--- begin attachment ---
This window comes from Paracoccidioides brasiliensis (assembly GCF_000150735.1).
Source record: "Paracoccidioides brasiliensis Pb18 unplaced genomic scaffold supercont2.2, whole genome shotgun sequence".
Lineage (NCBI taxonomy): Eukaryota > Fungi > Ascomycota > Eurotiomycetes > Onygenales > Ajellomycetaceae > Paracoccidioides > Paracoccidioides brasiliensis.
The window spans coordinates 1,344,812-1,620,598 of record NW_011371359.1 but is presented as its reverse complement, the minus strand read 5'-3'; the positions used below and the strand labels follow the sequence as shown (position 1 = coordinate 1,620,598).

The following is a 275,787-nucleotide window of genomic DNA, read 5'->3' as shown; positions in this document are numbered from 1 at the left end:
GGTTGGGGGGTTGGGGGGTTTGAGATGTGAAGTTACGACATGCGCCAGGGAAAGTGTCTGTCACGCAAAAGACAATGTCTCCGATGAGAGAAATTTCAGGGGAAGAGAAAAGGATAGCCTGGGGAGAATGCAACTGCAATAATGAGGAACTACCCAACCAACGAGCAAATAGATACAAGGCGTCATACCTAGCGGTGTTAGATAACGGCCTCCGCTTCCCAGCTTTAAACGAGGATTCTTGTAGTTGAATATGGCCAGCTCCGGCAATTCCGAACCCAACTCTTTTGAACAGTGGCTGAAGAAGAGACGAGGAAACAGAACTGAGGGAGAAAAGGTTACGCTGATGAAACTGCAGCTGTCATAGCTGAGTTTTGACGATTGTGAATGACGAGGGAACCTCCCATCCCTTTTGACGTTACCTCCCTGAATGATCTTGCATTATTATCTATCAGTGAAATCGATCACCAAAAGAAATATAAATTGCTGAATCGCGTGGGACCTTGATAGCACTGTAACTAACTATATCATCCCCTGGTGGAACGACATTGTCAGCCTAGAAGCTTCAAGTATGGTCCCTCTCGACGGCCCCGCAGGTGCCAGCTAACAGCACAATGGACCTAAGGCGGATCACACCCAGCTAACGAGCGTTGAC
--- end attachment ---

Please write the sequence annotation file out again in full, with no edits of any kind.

This window comes from Paracoccidioides brasiliensis (assembly GCF_000150735.1).
Source record: "Paracoccidioides brasiliensis Pb18 unplaced genomic scaffold supercont2.2, whole genome shotgun sequence".
Lineage (NCBI taxonomy): Eukaryota > Fungi > Ascomycota > Eurotiomycetes > Onygenales > Ajellomycetaceae > Paracoccidioides > Paracoccidioides brasiliensis.
The window spans coordinates 1,344,812-1,620,598 of record NW_011371359.1 but is presented as its reverse complement, the minus strand read 5'-3'; the positions used below and the strand labels follow the sequence as shown (position 1 = coordinate 1,620,598).

The following is a 275,787-nucleotide window of genomic DNA, read 5'->3' as shown; positions in this document are numbered from 1 at the left end:
GGTTGGGGGGTTGGGGGGTTTGAGATGTGAAGTTACGACATGCGCCAGGGAAAGTGTCTGTCACGCAAAAGACAATGTCTCCGATGAGAGAAATTTCAGGGGAAGAGAAAAGGATAGCCTGGGGAGAATGCAACTGCAATAATGAGGAACTACCCAACCAACGAGCAAATAGATACAAGGCGTCATACCTAGCGGTGTTAGATAACGGCCTCCGCTTCCCAGCTTTAAACGAGGATTCTTGTAGTTGAATATGGCCAGCTCCGGCAATTCCGAACCCAACTCTTTTGAACAGTGGCTGAAGAAGAGACGAGGAAACAGAACTGAGGGAGAAAAGGTTACGCTGATGAAACTGCAGCTGTCATAGCTGAGTTTTGACGATTGTGAATGACGAGGGAACCTCCCATCCCTTTTGACGTTACCTCCCTGAATGATCTTGCATTATTATCTATCAGTGAAATCGATCACCAAAAGAAATATAAATTGCTGAATCGCGTGGGACCTTGATAGCACTGTAACTAACTATATCATCCCCTGGTGGAACGACATTGTCAGCCTAGAAGCTTCAAGTATGGTCCCTCTCGACGGCCCCGCAGGTGCCAGCTAACAGCACAATGGACCTAAGGCGGATCACACCCAGCTAACGAGCGTTGAC